Eucalyptus: How California’s Most Hated Tree Took Root
By Daniel Potter
KQED News, Bay Curious
1 February 2018
Photo couresty of Berkeleyside
In addition to picturesque coastlines and world-renowned wineries, California is known for its high density of eucalyptus trees. Despite being one of California’s most iconic trees, the eucalyptus tree actually originated more than 8,000 miles away.
The main species of eucalyptus trees found in California are Tasmanian blue gum, or eucalyptus globulus. They are known for sickle-shaped leaves, deciduous bark that is shed each year, and for reaching more than 100 feet.
So how did eucalyptus trees end up in California? During the Gold Rush of 1850, Australians brought envelopes of seeds to California, where wood was in short supply. In this “era of wood power,” wood was essential for energy creation, construction and transportation.
Even in the poor soil, the eucalyptus trees flourished. Joe McBride, Professor Emeritus of Landscape Architecture & Environmental Planning at UC Berkeley, states, “In an average rainfall year here in California, these trees probably put on 4 to 6 feet in height and maybe, in their early growth years, a half-inch to an inch in diameter”.
In addition to altering the Californian landscape and providing firewood, eucalyptus trees also served as windbreakers.
In fact, that was the original purpose of what is now the largest, densest grove of blue gum eucalyptus in the world, on campus at Berkeley, says McBride. It was planted around 140 years ago to provide a windbreak for an old cinder running track — to keep its fine ashen gravel from blowing into athletes’ faces.
Eucalyptus, however, proved a problematic tree. The blue gum was terrible for woodworking, and would often split and crack. Further, the trees began draining local wells.
Still, the tree would play an important role in protecting and maintaining California’s parks and forests. In the early 20th century, the U.S. Forest Service began to fear that much of the country’s forests had been overexploited and would not grow back. Officials warned of a looming timber famine.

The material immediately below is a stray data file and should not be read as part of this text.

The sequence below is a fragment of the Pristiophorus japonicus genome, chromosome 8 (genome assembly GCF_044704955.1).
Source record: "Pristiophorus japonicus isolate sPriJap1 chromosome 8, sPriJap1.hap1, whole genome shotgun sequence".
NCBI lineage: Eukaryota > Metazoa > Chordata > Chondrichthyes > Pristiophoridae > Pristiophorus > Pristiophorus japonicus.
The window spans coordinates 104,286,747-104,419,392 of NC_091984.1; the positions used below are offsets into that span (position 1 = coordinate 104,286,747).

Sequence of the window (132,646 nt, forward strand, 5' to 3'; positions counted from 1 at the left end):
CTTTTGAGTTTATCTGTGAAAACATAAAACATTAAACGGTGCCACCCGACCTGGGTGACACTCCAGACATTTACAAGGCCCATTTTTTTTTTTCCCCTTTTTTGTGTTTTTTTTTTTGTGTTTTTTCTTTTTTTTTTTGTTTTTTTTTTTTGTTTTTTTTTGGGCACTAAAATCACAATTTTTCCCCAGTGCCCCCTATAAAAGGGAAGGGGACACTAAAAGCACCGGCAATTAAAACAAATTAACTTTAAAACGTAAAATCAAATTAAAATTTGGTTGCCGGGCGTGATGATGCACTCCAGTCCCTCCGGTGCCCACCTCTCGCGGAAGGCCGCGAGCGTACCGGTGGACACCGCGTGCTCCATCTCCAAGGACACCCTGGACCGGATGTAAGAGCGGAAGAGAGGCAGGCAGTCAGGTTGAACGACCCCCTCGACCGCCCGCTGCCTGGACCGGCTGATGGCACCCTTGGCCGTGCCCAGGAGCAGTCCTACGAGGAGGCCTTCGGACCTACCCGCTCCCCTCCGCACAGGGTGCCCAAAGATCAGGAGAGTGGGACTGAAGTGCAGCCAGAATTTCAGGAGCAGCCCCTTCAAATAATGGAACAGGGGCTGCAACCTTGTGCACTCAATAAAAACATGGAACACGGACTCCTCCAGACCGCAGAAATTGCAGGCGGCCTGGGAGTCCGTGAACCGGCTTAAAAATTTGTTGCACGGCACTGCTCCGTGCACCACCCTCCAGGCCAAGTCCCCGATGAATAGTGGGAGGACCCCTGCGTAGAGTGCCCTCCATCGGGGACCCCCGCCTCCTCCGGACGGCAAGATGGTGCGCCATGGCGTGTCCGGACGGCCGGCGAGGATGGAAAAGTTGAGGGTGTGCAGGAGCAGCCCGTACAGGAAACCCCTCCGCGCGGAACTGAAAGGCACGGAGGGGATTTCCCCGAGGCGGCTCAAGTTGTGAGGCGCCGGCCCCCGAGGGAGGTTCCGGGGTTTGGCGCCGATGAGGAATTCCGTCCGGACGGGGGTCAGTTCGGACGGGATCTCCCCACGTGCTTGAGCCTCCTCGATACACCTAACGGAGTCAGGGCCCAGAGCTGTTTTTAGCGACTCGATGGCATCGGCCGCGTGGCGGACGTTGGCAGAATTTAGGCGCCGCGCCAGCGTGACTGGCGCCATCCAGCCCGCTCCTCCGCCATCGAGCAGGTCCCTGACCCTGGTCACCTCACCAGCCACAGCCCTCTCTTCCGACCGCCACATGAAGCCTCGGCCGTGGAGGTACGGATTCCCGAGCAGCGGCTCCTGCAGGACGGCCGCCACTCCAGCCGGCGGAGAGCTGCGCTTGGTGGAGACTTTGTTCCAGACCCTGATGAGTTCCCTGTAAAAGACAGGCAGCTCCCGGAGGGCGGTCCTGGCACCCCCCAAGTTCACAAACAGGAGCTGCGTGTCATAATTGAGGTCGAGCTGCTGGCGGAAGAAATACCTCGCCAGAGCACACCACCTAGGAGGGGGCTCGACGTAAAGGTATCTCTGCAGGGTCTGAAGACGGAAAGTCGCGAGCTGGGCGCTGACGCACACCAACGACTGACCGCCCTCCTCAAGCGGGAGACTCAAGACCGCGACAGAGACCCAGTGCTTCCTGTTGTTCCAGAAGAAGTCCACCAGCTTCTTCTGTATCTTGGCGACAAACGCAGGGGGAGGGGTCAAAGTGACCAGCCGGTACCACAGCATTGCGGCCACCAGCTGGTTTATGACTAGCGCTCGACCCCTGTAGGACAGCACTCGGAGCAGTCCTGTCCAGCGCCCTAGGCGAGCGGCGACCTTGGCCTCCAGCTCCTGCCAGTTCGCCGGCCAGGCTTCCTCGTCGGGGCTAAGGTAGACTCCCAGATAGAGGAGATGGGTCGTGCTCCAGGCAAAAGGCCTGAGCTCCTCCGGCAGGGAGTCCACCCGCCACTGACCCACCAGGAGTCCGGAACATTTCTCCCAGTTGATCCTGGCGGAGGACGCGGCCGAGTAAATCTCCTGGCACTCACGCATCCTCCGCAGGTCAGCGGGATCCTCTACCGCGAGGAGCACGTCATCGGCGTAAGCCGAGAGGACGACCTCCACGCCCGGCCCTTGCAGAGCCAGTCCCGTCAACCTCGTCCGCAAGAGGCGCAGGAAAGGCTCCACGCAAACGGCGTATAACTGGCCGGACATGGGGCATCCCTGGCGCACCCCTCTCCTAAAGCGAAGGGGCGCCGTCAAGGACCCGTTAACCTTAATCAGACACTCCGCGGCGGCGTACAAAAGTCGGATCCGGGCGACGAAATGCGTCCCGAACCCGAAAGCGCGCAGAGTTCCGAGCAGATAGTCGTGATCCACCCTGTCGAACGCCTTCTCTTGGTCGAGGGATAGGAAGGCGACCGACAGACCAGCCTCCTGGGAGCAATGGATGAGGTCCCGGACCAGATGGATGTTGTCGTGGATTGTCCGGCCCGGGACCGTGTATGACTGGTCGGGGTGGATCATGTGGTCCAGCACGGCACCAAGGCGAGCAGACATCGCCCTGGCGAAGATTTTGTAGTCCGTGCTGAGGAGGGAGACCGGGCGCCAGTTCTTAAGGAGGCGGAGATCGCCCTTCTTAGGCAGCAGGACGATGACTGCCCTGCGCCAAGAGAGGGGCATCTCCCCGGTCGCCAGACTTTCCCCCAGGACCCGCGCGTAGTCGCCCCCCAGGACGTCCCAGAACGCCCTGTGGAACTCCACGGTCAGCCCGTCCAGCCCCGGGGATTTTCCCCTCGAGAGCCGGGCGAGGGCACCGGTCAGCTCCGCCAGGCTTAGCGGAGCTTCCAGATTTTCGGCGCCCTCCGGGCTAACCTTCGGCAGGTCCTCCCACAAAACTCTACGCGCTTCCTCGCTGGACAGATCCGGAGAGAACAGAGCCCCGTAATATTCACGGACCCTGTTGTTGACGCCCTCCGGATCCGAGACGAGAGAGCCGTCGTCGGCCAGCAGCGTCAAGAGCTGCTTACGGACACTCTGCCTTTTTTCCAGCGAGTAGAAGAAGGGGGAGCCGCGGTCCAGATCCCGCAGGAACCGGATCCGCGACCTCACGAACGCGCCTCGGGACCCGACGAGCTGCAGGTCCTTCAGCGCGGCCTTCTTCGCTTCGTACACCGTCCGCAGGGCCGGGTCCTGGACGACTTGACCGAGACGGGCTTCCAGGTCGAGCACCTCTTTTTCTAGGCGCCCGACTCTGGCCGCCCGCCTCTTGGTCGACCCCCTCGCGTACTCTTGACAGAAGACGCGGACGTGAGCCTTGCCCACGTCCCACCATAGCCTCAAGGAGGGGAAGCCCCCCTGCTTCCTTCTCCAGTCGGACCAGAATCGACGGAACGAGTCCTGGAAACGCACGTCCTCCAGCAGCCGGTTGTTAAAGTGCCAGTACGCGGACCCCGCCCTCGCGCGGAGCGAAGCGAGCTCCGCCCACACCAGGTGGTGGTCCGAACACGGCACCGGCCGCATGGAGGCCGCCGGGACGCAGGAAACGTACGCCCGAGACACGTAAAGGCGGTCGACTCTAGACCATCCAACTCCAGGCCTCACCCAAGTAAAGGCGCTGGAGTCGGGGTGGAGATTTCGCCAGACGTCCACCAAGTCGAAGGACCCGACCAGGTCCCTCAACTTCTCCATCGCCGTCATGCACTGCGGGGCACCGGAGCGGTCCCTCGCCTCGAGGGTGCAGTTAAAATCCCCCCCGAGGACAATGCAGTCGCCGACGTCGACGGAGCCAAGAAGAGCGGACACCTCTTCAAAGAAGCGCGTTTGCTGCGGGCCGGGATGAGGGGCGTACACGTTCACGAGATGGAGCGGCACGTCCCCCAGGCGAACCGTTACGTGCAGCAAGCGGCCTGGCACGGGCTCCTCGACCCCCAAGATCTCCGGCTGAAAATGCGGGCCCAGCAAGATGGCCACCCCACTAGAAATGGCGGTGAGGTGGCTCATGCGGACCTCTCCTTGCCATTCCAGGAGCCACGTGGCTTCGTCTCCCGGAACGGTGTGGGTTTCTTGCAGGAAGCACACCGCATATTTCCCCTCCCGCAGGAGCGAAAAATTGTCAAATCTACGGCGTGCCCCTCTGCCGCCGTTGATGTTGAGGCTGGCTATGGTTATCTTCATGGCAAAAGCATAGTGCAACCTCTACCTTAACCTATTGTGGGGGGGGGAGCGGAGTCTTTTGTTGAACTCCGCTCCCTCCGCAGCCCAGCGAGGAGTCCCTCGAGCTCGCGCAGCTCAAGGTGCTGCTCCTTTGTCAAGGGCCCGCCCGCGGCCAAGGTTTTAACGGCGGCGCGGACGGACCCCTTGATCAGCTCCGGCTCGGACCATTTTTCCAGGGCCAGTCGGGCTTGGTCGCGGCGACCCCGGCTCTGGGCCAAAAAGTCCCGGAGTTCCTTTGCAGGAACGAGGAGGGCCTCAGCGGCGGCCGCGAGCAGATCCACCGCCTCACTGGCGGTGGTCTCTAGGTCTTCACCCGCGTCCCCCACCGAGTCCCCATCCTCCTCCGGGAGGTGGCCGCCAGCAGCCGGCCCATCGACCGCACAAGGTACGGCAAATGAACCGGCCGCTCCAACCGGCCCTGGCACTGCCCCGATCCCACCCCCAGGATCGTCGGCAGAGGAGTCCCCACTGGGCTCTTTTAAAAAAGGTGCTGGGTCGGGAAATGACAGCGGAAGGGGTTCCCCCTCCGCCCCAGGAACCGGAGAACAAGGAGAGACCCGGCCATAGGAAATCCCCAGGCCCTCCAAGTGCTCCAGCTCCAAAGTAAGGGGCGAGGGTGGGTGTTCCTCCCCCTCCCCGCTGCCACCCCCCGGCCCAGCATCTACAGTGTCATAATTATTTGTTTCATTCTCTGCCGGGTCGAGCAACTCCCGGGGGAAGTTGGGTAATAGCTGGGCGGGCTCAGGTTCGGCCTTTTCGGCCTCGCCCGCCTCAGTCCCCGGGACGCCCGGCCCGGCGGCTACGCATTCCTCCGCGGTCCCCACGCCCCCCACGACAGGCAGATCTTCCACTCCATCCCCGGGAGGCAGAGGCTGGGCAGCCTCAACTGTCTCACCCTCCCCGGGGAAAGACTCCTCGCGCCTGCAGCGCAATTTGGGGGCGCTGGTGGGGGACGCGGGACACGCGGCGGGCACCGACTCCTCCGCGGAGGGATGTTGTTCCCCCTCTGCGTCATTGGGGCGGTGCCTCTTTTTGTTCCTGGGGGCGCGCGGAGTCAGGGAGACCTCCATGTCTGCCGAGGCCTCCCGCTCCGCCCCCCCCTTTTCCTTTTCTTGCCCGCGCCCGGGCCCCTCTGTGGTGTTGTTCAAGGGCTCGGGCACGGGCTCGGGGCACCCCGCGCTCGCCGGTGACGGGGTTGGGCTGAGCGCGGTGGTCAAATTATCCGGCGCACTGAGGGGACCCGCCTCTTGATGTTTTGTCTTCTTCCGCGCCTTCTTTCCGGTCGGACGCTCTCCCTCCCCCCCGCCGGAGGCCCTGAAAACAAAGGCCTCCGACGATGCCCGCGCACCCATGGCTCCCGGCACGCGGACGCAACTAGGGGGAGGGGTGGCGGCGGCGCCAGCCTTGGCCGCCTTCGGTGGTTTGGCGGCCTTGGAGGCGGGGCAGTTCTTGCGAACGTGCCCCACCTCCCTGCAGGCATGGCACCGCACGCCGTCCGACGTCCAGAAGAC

The fast-growing and resilient eucalyptus tree was planted widely to buffer the blow of the anticipated number famine. In just a few years, millions of blue gums were planted from Southern California up to Mendocino.
Despite the preparation, the timber famine never arrived, as forests further east proved to be more resilient than originally expected. Landowners did not even see the value in felling the hastily planted eucalyptus trees. As such, much of the California landscape if composed of this long-abandoned crop.
Today, the eucalyptus tree is hotly contested for its fire-fueling potential. Due to the frequent shedding of the bark, critics argue that high-density eucalyptus areas are more prone to fast-spreading fires. Defenders of the trees assert that many of California's native greenery also have a tendency to burn.
The blue gum species is classified as a moderately invasive species. “Although there’s been marginal expansion of some eucalyptus stands, it’s really not well adapted for long-distance dispersal. It hasn’t really spread very much on its own,” McBride said.
With an estimated 40,000 eucalyptus planted across California, the trees will not be easy to uproot. It can be costly to remove just one eucalyptus if it lieds near a building, and keeping the tree from resprouting can be challenging and tedious.
However, as the state’s climate continues to warm, and the possibility of future large-scale drought looms, arborists are of two minds: some speculate that water shortages will leave the aging eucalyptus groves unable to reproduce,and some believe that the trees may ultimately prefer a hotter and drier climate.